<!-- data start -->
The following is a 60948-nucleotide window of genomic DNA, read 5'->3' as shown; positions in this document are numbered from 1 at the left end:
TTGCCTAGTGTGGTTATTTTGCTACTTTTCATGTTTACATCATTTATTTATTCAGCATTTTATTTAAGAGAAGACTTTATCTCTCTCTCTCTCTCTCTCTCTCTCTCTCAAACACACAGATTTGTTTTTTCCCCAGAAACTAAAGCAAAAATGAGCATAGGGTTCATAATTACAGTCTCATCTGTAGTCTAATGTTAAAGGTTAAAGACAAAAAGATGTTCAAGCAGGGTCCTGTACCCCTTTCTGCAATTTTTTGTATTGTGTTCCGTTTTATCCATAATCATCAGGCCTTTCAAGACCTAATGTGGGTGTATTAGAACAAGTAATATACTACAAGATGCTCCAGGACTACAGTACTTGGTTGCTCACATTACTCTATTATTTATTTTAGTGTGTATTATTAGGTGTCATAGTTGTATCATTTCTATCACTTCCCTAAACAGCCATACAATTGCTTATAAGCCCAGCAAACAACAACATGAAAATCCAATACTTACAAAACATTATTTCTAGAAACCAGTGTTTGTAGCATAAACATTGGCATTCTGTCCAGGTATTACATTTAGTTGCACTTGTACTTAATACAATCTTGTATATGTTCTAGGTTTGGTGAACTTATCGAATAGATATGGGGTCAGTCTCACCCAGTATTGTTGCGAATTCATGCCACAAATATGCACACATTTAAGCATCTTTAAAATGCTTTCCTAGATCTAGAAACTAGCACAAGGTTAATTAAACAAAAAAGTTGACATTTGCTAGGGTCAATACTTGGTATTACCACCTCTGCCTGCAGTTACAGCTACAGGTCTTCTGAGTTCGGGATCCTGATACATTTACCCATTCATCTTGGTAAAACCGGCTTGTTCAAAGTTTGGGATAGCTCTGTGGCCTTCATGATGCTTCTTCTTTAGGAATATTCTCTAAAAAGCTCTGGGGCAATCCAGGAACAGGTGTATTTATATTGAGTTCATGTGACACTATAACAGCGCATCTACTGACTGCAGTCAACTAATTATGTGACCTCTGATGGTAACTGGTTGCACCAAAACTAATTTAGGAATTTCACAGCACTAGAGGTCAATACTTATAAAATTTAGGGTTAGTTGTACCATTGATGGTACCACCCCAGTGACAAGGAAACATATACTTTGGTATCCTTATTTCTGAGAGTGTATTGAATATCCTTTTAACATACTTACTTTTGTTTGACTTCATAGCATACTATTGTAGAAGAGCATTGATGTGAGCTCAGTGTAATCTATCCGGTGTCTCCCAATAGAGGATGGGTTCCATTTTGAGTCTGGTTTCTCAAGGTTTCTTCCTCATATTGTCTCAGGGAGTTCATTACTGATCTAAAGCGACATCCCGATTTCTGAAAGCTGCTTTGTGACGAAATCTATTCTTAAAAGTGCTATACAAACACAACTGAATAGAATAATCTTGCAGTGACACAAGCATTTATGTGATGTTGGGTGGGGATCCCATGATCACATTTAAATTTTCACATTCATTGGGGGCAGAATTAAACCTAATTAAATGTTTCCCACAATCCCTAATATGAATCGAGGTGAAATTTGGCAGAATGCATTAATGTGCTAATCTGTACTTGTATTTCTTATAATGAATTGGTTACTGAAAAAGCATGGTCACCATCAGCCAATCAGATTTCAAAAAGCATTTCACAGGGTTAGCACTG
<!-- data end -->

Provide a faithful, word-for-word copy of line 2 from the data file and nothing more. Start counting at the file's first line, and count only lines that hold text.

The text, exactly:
TTGCCTAGTGTGGTTATTTTGCTACTTTTCATGTTTACATCATTTATTTATTCAGCATTTTATTTAAGAGAAGACTTTATCTCTCTCTCTCTCTCTCTCTCTCTCTCTCAAACACACAGATTTGTTTTTTCCCCAGAAACTAAAGCAAAAATGAGCATAGGGTTCATAATTACAGTCTCATCTGTAGTCTAATGTTAAAGGTTAAAGACAAAAAGATGTTCAAGCAGGGTCCTGTACCCCTTTCTGCAATTTTTTGTATTGTGTTCCGTTTTATCCATAATCATCAGGCCTTTCAAGACCTAATGTGGGTGTATTAGAACAAGTAATATACTACAAGATGCTCCAGGACTACAGTACTTGGTTGCTCACATTACTCTATTATTTATTTTAGTGTGTATTATTAGGTGTCATAGTTGTATCATTTCTATCACTTCCCTAAACAGCCATACAATTGCTTATAAGCCCAGCAAACAACAACATGAAAATCCAATACTTACAAAACATTATTTCTAGAAACCAGTGTTTGTAGCATAAACATTGGCATTCTGTCCAGGTATTACATTTAGTTGCACTTGTACTTAATACAATCTTGTATATGTTCTAGGTTTGGTGAACTTATCGAATAGATATGGGGTCAGTCTCACCCAGTATTGTTGCGAATTCATGCCACAAATATGCACACATTTAAGCATCTTTAAAATGCTTTCCTAGATCTAGAAACTAGCACAAGGTTAATTAAACAAAAAAGTTGACATTTGCTAGGGTCAATACTTGGTATTACCACCTCTGCCTGCAGTTACAGCTACAGGTCTTCTGAGTTCGGGATCCTGATACATTTACCCATTCATCTTGGTAAAACCGGCTTGTTCAAAGTTTGGGATAGCTCTGTGGCCTTCATGATGCTTCTTCTTTAGGAATATTCTCTAAAAAGCTCTGGGGCAATCCAGGAACAGGTGTATTTATATTGAGTTCATGTGACACTATAACAGCGCATCTACTGACTGCAGTCAACTAATTATGTGACCTCTGATGGTAACTGGTTGCACCAAAACTAATTTAGGAATTTCACAGCACTAGAGGTCAATACTTATAAAATTTAGGGTTAGTTGTACCATTGATGGTACCACCCCAGTGACAAGGAAACATATACTTTGGTATCCTTATTTCTGAGAGTGTATTGAATATCCTTTTAACATACTTACTTTTGTTTGACTTCATAGCATACTATTGTAGAAGAGCATTGATGTGAGCTCAGTGTAATCTATCCGGTGTCTCCCAATAGAGGATGGGTTCCATTTTGAGTCTGGTTTCTCAAGGTTTCTTCCTCATATTGTCTCAGGGAGTTCATTACTGATCTAAAGCGACATCCCGATTTCTGAAAGCTGCTTTGTGACGAAATCTATTCTTAAAAGTGCTATACAAACACAACTGAATAGAATAATCTTGCAGTGACACAAGCATTTATGTGATGTTGGGTGGGGATCCCATGATCACATTTAAATTTTCACATTCATTGGGGGCAGAATTAAACCTAATTAAATGTTTCCCACAATCCCTAATATGAATCGAGGTGAAATTTGGCAGAATGCATTAATGTGCTAATCTGTACTTGTATTTCTTATAATGAATTGGTTACTGAAAAAGCATGGTCACCATCAGCCAATCAGATTTCAAAAAGCATTTCACAGGGTTAGCACTG